Last month, Virginia became just the second state in the US to pass a bill that is specifically designed to protect consumer data. Virginia’s Consumer Data Protection Act follows California’s CCPA, but also has significant differences. That’s because the law has been drafted with a good deal of input from tech firms, an aspect which – critics say – undermines the purpose of the act.
In this article, we’ll take a look at the new bill, whether the criticisms made of it are justified, and what it means for the ongoing debate about homeland security vs. data privacy.
Perhaps the most notable feature of Virginia’s new bill, especially in comparison to similar bills that are slowly crawling through state and federal legislatures, was how quickly it passed. Gov. Ralph Northam, when signing the bill into law, explicitly noted this point, and said that the fact that Virginia was able to pass such significant legislation without a major fight is a testament to the quality of the bill. Specifically, he said, the fact that the bill protected tech companies from a flood of data-related lawsuits meant that lawmakers were more comfortable giving it their approval.
That is very likely the case. The bill, unlike similar legislation in California and elsewhere, was drafted in consultation with industry bodies. This means that it offers tech companies more protection, and more leeway, than similar proposed legislation elsewhere. It’s no surprise, therefore, that the Future of Privacy Forum, a data privacy think tank supported by corporate benefactors such as Google, Amazon, Facebook and Twitter, hailed the passage of the Virginia bill as a “significant milestone” on what is quickly becoming a national issue.
For their part, Virginia lawmakers stress that they were keen to pass a law that was friendly not just to business interests but to other large employers in the state. An estimated 70 percent of internet traffic flows through servers in Virginia, because the state contains the headquarters of the CIA, and therefore hosts much of the infrastructure that powers the various global spy alliances. That makes incorporating strong data privacy in the law pretty difficult.
The bill takes, as its starting point, similar legislation that has been passed both in Europe (the GDPR) and California (the CCPA). It first defines “personal data” as “any information that is linked or reasonably linkable to an identified or identifiable natural person,” and then grants Virginia consumers rights in relation to this data. Specifically, they can request access to their data and require that it be corrected or deleted.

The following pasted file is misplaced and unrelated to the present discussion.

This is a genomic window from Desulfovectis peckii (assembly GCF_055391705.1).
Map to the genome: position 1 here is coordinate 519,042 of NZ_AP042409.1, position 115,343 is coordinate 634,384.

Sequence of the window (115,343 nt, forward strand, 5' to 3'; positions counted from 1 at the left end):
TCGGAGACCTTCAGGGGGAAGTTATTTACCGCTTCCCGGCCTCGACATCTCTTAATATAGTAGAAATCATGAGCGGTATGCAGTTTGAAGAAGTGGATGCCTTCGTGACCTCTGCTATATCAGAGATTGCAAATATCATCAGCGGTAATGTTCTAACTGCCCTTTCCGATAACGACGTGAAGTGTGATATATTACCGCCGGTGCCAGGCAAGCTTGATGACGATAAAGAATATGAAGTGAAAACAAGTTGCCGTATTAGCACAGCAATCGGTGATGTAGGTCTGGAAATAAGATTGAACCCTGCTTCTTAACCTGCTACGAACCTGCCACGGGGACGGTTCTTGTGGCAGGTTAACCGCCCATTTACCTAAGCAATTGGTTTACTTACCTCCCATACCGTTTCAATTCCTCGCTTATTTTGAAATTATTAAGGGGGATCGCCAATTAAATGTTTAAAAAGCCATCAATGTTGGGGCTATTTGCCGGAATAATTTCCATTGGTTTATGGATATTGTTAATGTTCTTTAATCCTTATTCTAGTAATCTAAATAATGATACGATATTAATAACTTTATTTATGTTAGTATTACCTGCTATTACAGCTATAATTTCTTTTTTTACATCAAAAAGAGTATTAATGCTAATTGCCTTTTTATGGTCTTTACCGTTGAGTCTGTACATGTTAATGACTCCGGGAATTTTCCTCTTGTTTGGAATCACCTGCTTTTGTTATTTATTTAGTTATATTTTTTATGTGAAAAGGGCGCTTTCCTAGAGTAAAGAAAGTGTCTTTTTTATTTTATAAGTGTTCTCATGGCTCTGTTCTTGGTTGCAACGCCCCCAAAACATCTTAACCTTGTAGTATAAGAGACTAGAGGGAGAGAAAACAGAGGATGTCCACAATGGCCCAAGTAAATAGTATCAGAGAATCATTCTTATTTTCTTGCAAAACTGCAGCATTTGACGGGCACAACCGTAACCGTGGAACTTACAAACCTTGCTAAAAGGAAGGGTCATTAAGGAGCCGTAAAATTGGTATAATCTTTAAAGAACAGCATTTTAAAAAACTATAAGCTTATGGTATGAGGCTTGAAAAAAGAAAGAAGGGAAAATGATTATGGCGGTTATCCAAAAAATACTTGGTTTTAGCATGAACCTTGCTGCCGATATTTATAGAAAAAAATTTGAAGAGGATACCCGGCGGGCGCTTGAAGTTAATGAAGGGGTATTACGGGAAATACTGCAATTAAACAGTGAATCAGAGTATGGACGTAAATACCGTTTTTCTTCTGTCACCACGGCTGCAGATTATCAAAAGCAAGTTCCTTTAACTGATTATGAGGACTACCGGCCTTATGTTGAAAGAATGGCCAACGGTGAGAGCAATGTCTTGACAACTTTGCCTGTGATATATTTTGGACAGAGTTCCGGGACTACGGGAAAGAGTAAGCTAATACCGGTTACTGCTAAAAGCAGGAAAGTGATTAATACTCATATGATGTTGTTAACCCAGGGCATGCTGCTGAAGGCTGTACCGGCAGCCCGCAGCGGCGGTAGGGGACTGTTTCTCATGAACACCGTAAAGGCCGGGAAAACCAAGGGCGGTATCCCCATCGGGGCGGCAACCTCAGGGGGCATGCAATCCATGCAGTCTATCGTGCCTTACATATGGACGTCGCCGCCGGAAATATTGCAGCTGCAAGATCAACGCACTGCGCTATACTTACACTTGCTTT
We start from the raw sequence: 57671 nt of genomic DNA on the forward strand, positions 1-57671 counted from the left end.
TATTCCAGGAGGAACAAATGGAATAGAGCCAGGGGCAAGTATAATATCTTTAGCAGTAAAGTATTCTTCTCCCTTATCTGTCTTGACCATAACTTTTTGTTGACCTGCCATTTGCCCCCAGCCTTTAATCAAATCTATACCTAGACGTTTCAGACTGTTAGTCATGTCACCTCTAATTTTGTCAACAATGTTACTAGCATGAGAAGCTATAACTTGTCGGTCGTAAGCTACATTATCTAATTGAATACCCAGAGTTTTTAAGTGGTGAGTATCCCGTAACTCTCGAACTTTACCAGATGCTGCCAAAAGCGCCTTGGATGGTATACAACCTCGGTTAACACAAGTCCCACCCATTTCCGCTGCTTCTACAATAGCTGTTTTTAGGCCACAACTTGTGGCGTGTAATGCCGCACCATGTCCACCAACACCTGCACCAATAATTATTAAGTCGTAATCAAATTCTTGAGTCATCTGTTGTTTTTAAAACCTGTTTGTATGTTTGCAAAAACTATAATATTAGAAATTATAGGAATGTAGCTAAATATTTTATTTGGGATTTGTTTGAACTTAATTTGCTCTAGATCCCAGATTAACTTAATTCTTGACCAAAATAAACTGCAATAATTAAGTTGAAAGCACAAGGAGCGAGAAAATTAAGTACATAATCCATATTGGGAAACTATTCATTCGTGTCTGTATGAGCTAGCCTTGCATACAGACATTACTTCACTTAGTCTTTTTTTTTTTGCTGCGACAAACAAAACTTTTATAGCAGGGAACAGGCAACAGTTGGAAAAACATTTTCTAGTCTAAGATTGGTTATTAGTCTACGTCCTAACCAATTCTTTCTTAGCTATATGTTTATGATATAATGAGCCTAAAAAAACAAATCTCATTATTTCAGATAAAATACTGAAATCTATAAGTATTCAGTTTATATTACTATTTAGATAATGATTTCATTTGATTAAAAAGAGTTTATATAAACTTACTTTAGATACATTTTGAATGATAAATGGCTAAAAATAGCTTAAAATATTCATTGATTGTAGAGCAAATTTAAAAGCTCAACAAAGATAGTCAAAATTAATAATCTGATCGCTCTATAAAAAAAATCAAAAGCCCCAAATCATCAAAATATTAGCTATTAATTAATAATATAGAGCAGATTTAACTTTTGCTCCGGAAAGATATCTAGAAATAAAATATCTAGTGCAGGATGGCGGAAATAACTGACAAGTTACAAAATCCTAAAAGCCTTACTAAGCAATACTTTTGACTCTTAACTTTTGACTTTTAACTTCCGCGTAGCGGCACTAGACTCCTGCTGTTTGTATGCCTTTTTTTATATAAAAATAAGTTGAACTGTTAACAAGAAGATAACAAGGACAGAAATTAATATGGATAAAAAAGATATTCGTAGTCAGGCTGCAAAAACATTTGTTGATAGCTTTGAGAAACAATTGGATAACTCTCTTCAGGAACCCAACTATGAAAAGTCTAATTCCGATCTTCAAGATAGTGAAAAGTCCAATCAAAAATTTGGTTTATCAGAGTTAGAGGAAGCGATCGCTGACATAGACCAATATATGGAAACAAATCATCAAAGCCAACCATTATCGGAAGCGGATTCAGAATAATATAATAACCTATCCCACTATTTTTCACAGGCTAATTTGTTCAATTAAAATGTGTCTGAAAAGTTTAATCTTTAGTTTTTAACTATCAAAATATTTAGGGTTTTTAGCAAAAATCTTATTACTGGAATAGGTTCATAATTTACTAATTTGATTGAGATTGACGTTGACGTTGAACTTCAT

There are, however, a number of caveats.
The law only applies to companies that keep data on more than 100,000 consumers in a given year or those that make a significant proportion of their income from buying and selling data. In addition, certain types of data are excluded, including data dealing with health care, creditworthiness, driver’s licenses and education.
The most striking limitation of the law, however, is that it places the sole responsibility for ensuring compliance with the Virginia Attorney General’s Office. The office can levy fines on companies which break the provisions of the act, but its powers are quite limited. The office must give companies 30 days notice that it plans to impose a fine. In that time the company can halt any court action by giving the attorney general’s office a written statement promising the violation(s) have been addressed and no more law-breaking will occur. The attorney general’s office could only proceed with enforcement if the company still fails to comply.
Most problematic of all is the fact that entrusting enforcement to the Attorney General’s Office shields companies from being sued. Consumers who believe their rights have been violated will merely have the right to raise the issue with the attorney general – they will not be able to sue the company directly.
This last aspect of the act – which protects tech firms from court cases – is likely the reason why it has gained such wide support. It might also spell the downfall of the act, however, because even legislators who recently approved the bill are already saying that it doesn’t go far enough.
Specifically, in a world where few actually read privacy policies, some Senators are pointing out that the public might be disappointed with the act that has been passed with so much congratulatory back-slapping. Sen. Scott Surovell (D-Fairfax) warned colleagues directly that they might face questions about why they had limited consumer power under the act.
He said, “Data is property relating to you. And if anybody should have a right to do something about it, it’s the person who is generating the information.” He went on: “The only person who can fight for your rights under this is the attorney general. And I just believe that’s fundamentally wrong.”
A Final Word
Policymakers and tech analysts are waiting to see how these debates play out, not least because the Virginia law has been mentioned as a potential template for a national privacy law. The fight – between individual privacy rights and the business priorities of tech companies – is just beginning, and both experts and public sentiment are still a long way from agreement.
In other words, watch this space, because the future of data privacy just might be decided in Virginia in the next couple of years.
Author Bio: Heinrich Long was born in a small town in the Midwest before setting sail for offshore destinations. Although he long chafed at the global loss of digital privacy, after Edward Snowden’s revelations in 2013, Heinrich realized it was long past time to join the fight. Heinrich enjoys traveling the world, while also keeping his location secret and digital tracks covered.